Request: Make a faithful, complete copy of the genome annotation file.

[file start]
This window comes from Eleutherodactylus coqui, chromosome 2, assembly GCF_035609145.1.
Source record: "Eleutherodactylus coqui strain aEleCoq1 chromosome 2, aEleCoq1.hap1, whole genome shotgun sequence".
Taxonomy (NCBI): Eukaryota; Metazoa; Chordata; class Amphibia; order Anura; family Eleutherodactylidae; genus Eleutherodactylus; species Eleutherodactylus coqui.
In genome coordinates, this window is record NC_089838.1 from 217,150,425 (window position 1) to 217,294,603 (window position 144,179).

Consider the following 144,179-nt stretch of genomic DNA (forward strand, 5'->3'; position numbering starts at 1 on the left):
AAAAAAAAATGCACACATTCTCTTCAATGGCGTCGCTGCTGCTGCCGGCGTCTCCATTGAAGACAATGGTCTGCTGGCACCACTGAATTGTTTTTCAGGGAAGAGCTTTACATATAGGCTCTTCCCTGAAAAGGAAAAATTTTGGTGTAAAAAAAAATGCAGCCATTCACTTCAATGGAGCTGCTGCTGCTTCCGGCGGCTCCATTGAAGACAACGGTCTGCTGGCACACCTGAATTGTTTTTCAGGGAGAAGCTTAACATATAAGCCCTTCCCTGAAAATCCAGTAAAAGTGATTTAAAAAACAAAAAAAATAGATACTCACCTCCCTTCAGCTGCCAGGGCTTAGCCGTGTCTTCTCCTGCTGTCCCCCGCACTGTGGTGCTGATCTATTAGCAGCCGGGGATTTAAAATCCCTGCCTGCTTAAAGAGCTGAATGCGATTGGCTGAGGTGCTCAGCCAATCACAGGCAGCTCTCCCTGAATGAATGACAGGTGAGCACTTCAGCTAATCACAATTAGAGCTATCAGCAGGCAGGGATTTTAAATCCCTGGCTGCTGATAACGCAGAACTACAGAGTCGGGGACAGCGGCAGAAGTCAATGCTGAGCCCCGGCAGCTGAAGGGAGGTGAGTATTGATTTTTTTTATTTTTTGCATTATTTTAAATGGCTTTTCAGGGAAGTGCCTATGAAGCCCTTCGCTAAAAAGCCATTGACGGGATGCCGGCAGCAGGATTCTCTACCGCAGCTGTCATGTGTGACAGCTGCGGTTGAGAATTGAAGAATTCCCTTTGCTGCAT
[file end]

This window comes from Eleutherodactylus coqui, chromosome 2, assembly GCF_035609145.1.
Source record: "Eleutherodactylus coqui strain aEleCoq1 chromosome 2, aEleCoq1.hap1, whole genome shotgun sequence".
Taxonomy (NCBI): Eukaryota; Metazoa; Chordata; class Amphibia; order Anura; family Eleutherodactylidae; genus Eleutherodactylus; species Eleutherodactylus coqui.
In genome coordinates, this window is record NC_089838.1 from 217,150,425 (window position 1) to 217,294,603 (window position 144,179).

Consider the following 144,179-nt stretch of genomic DNA (forward strand, 5'->3'; position numbering starts at 1 on the left):
AAAAAAAAATGCACACATTCTCTTCAATGGCGTCGCTGCTGCTGCCGGCGTCTCCATTGAAGACAATGGTCTGCTGGCACCACTGAATTGTTTTTCAGGGAAGAGCTTTACATATAGGCTCTTCCCTGAAAAGGAAAAATTTTGGTGTAAAAAAAAATGCAGCCATTCACTTCAATGGAGCTGCTGCTGCTTCCGGCGGCTCCATTGAAGACAACGGTCTGCTGGCACACCTGAATTGTTTTTCAGGGAGAAGCTTAACATATAAGCCCTTCCCTGAAAATCCAGTAAAAGTGATTTAAAAAACAAAAAAAATAGATACTCACCTCCCTTCAGCTGCCAGGGCTTAGCCGTGTCTTCTCCTGCTGTCCCCCGCACTGTGGTGCTGATCTATTAGCAGCCGGGGATTTAAAATCCCTGCCTGCTTAAAGAGCTGAATGCGATTGGCTGAGGTGCTCAGCCAATCACAGGCAGCTCTCCCTGAATGAATGACAGGTGAGCACTTCAGCTAATCACAATTAGAGCTATCAGCAGGCAGGGATTTTAAATCCCTGGCTGCTGATAACGCAGAACTACAGAGTCGGGGACAGCGGCAGAAGTCAATGCTGAGCCCCGGCAGCTGAAGGGAGGTGAGTATTGATTTTTTTTATTTTTTGCATTATTTTAAATGGCTTTTCAGGGAAGTGCCTATGAAGCCCTTCGCTAAAAAGCCATTGACGGGATGCCGGCAGCAGGATTCTCTACCGCAGCTGTCATGTGTGACAGCTGCGGTTGAGAATTGAAGAATTCCCTTTGCTGCAT